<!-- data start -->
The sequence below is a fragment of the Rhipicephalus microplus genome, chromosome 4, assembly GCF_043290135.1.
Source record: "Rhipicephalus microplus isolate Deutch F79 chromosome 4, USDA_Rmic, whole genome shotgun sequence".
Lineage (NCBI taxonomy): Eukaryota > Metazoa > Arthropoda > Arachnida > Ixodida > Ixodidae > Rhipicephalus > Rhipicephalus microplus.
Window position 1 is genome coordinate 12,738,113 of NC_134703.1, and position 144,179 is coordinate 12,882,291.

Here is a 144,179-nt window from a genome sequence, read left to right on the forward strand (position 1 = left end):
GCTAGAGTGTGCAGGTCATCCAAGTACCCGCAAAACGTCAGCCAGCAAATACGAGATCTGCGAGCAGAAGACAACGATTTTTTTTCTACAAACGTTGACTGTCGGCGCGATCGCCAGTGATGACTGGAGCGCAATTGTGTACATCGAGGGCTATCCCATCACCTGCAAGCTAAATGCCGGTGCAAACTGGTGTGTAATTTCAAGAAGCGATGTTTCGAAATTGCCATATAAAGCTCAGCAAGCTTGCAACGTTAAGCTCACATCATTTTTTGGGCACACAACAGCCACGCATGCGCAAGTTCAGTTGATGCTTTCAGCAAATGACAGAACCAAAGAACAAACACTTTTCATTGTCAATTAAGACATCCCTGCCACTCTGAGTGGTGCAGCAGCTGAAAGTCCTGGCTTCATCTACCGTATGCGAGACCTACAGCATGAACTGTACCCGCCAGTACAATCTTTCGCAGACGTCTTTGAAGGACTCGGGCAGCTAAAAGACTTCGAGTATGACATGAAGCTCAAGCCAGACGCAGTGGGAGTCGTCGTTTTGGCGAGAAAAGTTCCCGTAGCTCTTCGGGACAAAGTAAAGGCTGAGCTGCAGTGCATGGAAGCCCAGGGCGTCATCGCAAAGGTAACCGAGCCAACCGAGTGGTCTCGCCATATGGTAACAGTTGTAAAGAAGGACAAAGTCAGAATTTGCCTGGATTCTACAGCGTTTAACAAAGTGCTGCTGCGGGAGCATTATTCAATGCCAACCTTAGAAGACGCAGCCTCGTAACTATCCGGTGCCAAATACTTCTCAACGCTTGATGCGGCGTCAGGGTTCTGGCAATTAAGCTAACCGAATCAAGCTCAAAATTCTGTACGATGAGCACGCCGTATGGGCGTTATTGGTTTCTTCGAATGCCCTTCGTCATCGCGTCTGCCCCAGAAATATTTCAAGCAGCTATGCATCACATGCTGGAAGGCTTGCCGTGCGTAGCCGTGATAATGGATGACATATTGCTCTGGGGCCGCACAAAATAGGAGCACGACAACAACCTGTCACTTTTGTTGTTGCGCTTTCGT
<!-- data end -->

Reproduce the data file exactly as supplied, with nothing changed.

The sequence below is a fragment of the Rhipicephalus microplus genome, chromosome 4, assembly GCF_043290135.1.
Source record: "Rhipicephalus microplus isolate Deutch F79 chromosome 4, USDA_Rmic, whole genome shotgun sequence".
Lineage (NCBI taxonomy): Eukaryota > Metazoa > Arthropoda > Arachnida > Ixodida > Ixodidae > Rhipicephalus > Rhipicephalus microplus.
Window position 1 is genome coordinate 12,738,113 of NC_134703.1, and position 144,179 is coordinate 12,882,291.

Here is a 144,179-nt window from a genome sequence, read left to right on the forward strand (position 1 = left end):
GCTAGAGTGTGCAGGTCATCCAAGTACCCGCAAAACGTCAGCCAGCAAATACGAGATCTGCGAGCAGAAGACAACGATTTTTTTTCTACAAACGTTGACTGTCGGCGCGATCGCCAGTGATGACTGGAGCGCAATTGTGTACATCGAGGGCTATCCCATCACCTGCAAGCTAAATGCCGGTGCAAACTGGTGTGTAATTTCAAGAAGCGATGTTTCGAAATTGCCATATAAAGCTCAGCAAGCTTGCAACGTTAAGCTCACATCATTTTTTGGGCACACAACAGCCACGCATGCGCAAGTTCAGTTGATGCTTTCAGCAAATGACAGAACCAAAGAACAAACACTTTTCATTGTCAATTAAGACATCCCTGCCACTCTGAGTGGTGCAGCAGCTGAAAGTCCTGGCTTCATCTACCGTATGCGAGACCTACAGCATGAACTGTACCCGCCAGTACAATCTTTCGCAGACGTCTTTGAAGGACTCGGGCAGCTAAAAGACTTCGAGTATGACATGAAGCTCAAGCCAGACGCAGTGGGAGTCGTCGTTTTGGCGAGAAAAGTTCCCGTAGCTCTTCGGGACAAAGTAAAGGCTGAGCTGCAGTGCATGGAAGCCCAGGGCGTCATCGCAAAGGTAACCGAGCCAACCGAGTGGTCTCGCCATATGGTAACAGTTGTAAAGAAGGACAAAGTCAGAATTTGCCTGGATTCTACAGCGTTTAACAAAGTGCTGCTGCGGGAGCATTATTCAATGCCAACCTTAGAAGACGCAGCCTCGTAACTATCCGGTGCCAAATACTTCTCAACGCTTGATGCGGCGTCAGGGTTCTGGCAATTAAGCTAACCGAATCAAGCTCAAAATTCTGTACGATGAGCACGCCGTATGGGCGTTATTGGTTTCTTCGAATGCCCTTCGTCATCGCGTCTGCCCCAGAAATATTTCAAGCAGCTATGCATCACATGCTGGAAGGCTTGCCGTGCGTAGCCGTGATAATGGATGACATATTGCTCTGGGGCCGCACAAAATAGGAGCACGACAACAACCTGTCACTTTTGTTGTTGCGCTTTCGT